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Re: Fade remover

>Am I correct in assuming that most of the Reed-Solomon and Vitribi encoding 
>could be done with lookup tables if necessary?  I thought

Pretty much correct. A Reed-Solomon encoder looks a lot like a CRC
generator. Each element in the shift register is a group of bits
called a "symbol" rather than a single bit. You can define a RS code
with symbols of any size, but 8-bit symbols are especially popular
because most computers have 8-bit bytes. You also typically have two
lookup tables (each 256 bytes long for 8-bit symbols) used to convert
symbols between "polynomial" and "index" form, though there are ways
to do these conversions on the fly to save memory at the expense of a
little speed.

Re "Viterbi encoding", strictly speaking there is no such thing.  The
"Viterbi algorithm" is one of several algorithms for decoding a
certain class of codes known as "convolutional" codes. So it's
arguably more correct to refer to a "Viterbi-decoded convolutional

Regardless of the decoding algorithm, all convolutional codes are
generated in much the same way. You shift the data bits into a shift
register with predetermined taps feeding networks of XOR gates.  The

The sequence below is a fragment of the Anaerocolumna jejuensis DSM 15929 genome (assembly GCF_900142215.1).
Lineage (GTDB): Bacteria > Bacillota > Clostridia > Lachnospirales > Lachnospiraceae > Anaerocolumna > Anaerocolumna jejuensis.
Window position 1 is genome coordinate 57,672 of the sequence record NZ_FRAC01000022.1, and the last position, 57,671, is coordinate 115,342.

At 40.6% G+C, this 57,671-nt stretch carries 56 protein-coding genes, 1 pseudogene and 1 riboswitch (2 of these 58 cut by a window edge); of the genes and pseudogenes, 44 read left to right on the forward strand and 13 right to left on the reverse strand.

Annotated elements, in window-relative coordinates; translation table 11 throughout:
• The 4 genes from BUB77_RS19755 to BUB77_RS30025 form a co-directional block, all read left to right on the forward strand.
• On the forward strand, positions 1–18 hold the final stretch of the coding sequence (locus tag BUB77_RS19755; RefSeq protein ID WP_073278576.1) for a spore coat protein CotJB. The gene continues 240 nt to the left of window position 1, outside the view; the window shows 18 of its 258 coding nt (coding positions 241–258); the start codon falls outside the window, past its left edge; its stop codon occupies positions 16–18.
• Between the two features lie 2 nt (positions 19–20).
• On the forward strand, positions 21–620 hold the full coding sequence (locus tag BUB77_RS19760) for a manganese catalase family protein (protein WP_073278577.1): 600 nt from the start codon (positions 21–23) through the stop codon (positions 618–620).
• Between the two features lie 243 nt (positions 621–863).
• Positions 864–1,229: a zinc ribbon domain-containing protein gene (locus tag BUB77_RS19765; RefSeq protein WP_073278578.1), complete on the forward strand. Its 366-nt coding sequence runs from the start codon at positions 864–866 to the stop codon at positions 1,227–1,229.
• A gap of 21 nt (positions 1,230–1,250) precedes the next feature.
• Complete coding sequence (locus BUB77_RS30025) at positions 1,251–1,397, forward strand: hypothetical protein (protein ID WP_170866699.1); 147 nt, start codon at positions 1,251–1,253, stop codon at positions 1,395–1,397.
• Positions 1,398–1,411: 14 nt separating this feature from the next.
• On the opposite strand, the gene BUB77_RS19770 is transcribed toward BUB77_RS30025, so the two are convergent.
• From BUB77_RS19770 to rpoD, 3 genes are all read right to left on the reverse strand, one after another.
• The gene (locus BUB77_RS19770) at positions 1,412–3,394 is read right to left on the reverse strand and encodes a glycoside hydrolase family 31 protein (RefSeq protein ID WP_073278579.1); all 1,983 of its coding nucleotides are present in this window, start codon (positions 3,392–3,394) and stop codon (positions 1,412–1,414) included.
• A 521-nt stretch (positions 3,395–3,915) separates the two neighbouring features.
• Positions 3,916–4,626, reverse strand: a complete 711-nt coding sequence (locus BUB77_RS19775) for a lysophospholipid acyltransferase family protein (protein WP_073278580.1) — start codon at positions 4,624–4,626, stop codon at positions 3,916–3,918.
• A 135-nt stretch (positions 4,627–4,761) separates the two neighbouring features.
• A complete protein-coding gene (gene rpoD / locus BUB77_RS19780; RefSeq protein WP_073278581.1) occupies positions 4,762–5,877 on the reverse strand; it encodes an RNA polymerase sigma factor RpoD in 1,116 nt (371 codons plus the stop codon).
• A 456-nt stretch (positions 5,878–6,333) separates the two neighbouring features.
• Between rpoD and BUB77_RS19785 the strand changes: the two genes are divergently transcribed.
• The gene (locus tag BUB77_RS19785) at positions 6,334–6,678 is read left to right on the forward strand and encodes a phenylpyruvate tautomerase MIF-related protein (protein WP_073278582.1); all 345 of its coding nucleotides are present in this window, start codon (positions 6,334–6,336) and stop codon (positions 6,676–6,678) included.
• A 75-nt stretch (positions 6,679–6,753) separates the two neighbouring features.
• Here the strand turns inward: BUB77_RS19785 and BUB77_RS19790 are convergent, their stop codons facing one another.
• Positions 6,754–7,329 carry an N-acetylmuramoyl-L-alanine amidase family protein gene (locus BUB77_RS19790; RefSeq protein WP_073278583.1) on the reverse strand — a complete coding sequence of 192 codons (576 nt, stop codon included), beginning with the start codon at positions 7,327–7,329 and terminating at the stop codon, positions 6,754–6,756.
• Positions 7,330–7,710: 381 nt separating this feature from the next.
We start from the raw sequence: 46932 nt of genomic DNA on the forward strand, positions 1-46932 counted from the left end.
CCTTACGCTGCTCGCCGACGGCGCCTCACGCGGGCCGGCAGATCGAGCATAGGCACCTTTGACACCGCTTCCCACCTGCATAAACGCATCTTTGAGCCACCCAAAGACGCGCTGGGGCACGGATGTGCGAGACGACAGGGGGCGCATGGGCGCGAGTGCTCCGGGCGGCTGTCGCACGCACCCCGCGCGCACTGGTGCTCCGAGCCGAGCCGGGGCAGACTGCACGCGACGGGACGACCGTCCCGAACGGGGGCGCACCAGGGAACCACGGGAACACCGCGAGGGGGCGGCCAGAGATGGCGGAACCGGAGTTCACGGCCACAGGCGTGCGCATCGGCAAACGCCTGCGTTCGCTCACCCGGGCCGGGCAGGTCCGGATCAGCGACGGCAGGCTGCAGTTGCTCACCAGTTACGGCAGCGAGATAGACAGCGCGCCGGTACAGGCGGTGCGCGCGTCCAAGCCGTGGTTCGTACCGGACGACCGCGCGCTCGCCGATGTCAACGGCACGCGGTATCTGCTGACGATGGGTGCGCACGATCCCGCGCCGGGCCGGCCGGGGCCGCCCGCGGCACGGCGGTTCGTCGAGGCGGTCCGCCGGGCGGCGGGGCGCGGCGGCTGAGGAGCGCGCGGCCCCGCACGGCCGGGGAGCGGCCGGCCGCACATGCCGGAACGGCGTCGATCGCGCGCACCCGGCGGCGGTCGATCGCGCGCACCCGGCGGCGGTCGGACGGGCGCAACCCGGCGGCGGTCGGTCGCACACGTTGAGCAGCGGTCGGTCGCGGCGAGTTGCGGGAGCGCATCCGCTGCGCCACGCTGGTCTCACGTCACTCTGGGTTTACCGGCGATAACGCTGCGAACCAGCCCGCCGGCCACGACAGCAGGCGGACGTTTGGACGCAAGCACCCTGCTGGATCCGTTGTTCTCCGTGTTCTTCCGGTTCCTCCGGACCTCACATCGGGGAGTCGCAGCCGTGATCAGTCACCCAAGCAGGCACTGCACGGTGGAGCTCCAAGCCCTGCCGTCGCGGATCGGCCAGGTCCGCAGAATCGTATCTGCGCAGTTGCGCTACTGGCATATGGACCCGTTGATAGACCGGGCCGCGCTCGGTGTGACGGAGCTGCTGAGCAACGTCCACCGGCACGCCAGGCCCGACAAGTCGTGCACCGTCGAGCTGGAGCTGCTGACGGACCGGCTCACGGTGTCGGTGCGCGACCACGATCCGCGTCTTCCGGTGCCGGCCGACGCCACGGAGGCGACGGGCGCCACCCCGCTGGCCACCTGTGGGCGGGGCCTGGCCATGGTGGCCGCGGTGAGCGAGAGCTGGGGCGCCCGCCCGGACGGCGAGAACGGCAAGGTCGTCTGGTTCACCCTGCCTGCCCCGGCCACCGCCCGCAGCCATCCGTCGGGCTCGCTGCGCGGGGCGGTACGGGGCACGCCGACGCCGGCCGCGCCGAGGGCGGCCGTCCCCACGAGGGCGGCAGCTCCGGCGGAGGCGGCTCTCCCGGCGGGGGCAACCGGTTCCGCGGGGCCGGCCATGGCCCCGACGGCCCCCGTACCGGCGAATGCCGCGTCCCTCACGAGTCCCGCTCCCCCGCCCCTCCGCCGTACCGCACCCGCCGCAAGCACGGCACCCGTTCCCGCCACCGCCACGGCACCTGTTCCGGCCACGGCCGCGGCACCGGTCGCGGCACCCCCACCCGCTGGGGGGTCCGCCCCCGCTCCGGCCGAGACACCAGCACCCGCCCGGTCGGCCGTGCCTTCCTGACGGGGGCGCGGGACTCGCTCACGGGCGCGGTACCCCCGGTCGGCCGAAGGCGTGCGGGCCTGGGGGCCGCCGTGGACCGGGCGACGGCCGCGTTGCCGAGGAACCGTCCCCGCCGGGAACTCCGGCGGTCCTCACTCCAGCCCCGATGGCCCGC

outputs of each XOR network is sent sequentially on the channel.  If
there are two XOR networks, then two distinct encoded bits are sent on
the channel for each input data bit and you have a "rate 1/2" code.
If there are three XOR networks, you have a "rate 1/3" code.

That's all there is to convolutional coding. It's one of the most
widely used FEC codes used on spacecraft precisely because it's so
easy to implement on the sending end. It's the *receiver* that has to
do the hard work of decoding it, e.g., with the Viterbi algorithm, but
that's all on the ground where lots of computing power is available.

My web page has C and C++ code to encode and decode Reed-Solomon
codes. I also have code to generate convolutional codes and decode
them with either the Viterbi or Fano algorithms. See


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